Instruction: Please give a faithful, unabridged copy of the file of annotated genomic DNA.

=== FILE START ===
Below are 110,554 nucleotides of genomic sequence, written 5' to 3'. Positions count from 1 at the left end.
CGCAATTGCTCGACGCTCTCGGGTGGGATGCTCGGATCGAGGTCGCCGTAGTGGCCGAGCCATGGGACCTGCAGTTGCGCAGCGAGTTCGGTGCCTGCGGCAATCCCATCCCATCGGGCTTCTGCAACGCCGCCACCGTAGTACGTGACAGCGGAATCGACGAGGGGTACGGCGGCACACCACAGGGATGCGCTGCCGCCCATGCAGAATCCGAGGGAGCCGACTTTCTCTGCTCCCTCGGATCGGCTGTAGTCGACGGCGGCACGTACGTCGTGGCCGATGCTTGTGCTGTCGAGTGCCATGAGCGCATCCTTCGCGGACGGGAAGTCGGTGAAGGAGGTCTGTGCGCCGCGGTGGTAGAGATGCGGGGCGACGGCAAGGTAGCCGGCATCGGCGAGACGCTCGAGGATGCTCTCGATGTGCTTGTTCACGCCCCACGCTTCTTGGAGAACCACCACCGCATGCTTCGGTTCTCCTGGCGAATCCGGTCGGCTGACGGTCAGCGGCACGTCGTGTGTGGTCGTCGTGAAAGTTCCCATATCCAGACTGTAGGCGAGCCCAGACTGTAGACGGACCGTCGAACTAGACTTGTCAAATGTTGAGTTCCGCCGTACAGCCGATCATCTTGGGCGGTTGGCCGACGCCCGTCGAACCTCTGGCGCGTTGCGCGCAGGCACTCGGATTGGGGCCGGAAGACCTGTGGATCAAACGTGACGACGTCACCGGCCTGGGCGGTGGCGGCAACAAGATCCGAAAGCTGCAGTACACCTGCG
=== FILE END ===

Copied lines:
Below are 110,554 nucleotides of genomic sequence, written 5' to 3'. Positions count from 1 at the left end.
CGCAATTGCTCGACGCTCTCGGGTGGGATGCTCGGATCGAGGTCGCCGTAGTGGCCGAGCCATGGGACCTGCAGTTGCGCAGCGAGTTCGGTGCCTGCGGCAATCCCATCCCATCGGGCTTCTGCAACGCCGCCACCGTAGTACGTGACAGCGGAATCGACGAGGGGTACGGCGGCACACCACAGGGATGCGCTGCCGCCCATGCAGAATCCGAGGGAGCCGACTTTCTCTGCTCCCTCGGATCGGCTGTAGTCGACGGCGGCACGTACGTCGTGGCCGATGCTTGTGCTGTCGAGTGCCATGAGCGCATCCTTCGCGGACGGGAAGTCGGTGAAGGAGGTCTGTGCGCCGCGGTGGTAGAGATGCGGGGCGACGGCAAGGTAGCCGGCATCGGCGAGACGCTCGAGGATGCTCTCGATGTGCTTGTTCACGCCCCACGCTTCTTGGAGAACCACCACCGCATGCTTCGGTTCTCCTGGCGAATCCGGTCGGCTGACGGTCAGCGGCACGTCGTGTGTGGTCGTCGTGAAAGTTCCCATATCCAGACTGTAGGCGAGCCCAGACTGTAGACGGACCGTCGAACTAGACTTGTCAAATGTTGAGTTCCGCCGTACAGCCGATCATCTTGGGCGGTTGGCCGACGCCCGTCGAACCTCTGGCGCGTTGCGCGCAGGCACTCGGATTGGGGCCGGAAGACCTGTGGATCAAACGTGACGACGTCACCGGCCTGGGCGGTGGCGGCAACAAGATCCGAAAGCTGCAGTACACCTGCG